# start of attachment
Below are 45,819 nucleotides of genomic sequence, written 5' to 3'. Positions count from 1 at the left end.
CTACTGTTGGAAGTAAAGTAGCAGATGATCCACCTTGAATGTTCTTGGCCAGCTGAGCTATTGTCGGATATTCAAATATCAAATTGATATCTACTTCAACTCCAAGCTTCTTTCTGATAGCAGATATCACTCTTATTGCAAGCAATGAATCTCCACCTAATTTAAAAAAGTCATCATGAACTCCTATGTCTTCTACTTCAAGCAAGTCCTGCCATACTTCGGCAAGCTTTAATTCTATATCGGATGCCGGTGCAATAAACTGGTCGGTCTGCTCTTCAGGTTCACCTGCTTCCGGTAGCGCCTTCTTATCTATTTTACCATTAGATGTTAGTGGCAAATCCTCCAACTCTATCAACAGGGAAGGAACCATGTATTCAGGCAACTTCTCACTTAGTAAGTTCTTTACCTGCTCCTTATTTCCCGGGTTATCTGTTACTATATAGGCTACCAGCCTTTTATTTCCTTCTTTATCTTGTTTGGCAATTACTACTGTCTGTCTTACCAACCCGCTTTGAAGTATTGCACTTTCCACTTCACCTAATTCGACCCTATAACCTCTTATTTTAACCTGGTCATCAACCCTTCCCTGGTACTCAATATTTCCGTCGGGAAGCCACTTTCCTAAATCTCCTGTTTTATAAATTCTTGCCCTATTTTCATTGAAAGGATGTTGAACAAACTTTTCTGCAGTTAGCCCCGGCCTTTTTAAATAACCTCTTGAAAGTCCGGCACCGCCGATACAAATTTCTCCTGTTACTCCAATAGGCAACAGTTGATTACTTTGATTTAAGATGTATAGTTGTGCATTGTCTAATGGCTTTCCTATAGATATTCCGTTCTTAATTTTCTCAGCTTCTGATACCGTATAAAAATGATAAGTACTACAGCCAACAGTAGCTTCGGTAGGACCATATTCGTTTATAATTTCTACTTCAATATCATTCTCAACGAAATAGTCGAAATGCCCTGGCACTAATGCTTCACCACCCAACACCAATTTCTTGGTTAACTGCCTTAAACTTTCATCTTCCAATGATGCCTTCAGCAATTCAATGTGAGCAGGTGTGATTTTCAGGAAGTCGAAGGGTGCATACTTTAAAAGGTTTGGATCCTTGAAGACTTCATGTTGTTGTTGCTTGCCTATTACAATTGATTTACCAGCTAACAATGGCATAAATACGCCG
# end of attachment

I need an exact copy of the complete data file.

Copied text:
Below are 45,819 nucleotides of genomic sequence, written 5' to 3'. Positions count from 1 at the left end.
CTACTGTTGGAAGTAAAGTAGCAGATGATCCACCTTGAATGTTCTTGGCCAGCTGAGCTATTGTCGGATATTCAAATATCAAATTGATATCTACTTCAACTCCAAGCTTCTTTCTGATAGCAGATATCACTCTTATTGCAAGCAATGAATCTCCACCTAATTTAAAAAAGTCATCATGAACTCCTATGTCTTCTACTTCAAGCAAGTCCTGCCATACTTCGGCAAGCTTTAATTCTATATCGGATGCCGGTGCAATAAACTGGTCGGTCTGCTCTTCAGGTTCACCTGCTTCCGGTAGCGCCTTCTTATCTATTTTACCATTAGATGTTAGTGGCAAATCCTCCAACTCTATCAACAGGGAAGGAACCATGTATTCAGGCAACTTCTCACTTAGTAAGTTCTTTACCTGCTCCTTATTTCCCGGGTTATCTGTTACTATATAGGCTACCAGCCTTTTATTTCCTTCTTTATCTTGTTTGGCAATTACTACTGTCTGTCTTACCAACCCGCTTTGAAGTATTGCACTTTCCACTTCACCTAATTCGACCCTATAACCTCTTATTTTAACCTGGTCATCAACCCTTCCCTGGTACTCAATATTTCCGTCGGGAAGCCACTTTCCTAAATCTCCTGTTTTATAAATTCTTGCCCTATTTTCATTGAAAGGATGTTGAACAAACTTTTCTGCAGTTAGCCCCGGCCTTTTTAAATAACCTCTTGAAAGTCCGGCACCGCCGATACAAATTTCTCCTGTTACTCCAATAGGCAACAGTTGATTACTTTGATTTAAGATGTATAGTTGTGCATTGTCTAATGGCTTTCCTATAGATATTCCGTTCTTAATTTTCTCAGCTTCTGATACCGTATAAAAATGATAAGTACTACAGCCAACAGTAGCTTCGGTAGGACCATATTCGTTTATAATTTCTACTTCAATATCATTCTCAACGAAATAGTCGAAATGCCCTGGCACTAATGCTTCACCACCCAACACCAATTTCTTGGTTAACTGCCTTAAACTTTCATCTTCCAATGATGCCTTCAGCAATTCAATGTGAGCAGGTGTGATTTTCAGGAAGTCGAAGGGTGCATACTTTAAAAGGTTTGGATCCTTGAAGACTTCATGTTGTTGTTGCTTGCCTATTACAATTGATTTACCAGCTAACAATGGCATAAATACGCCG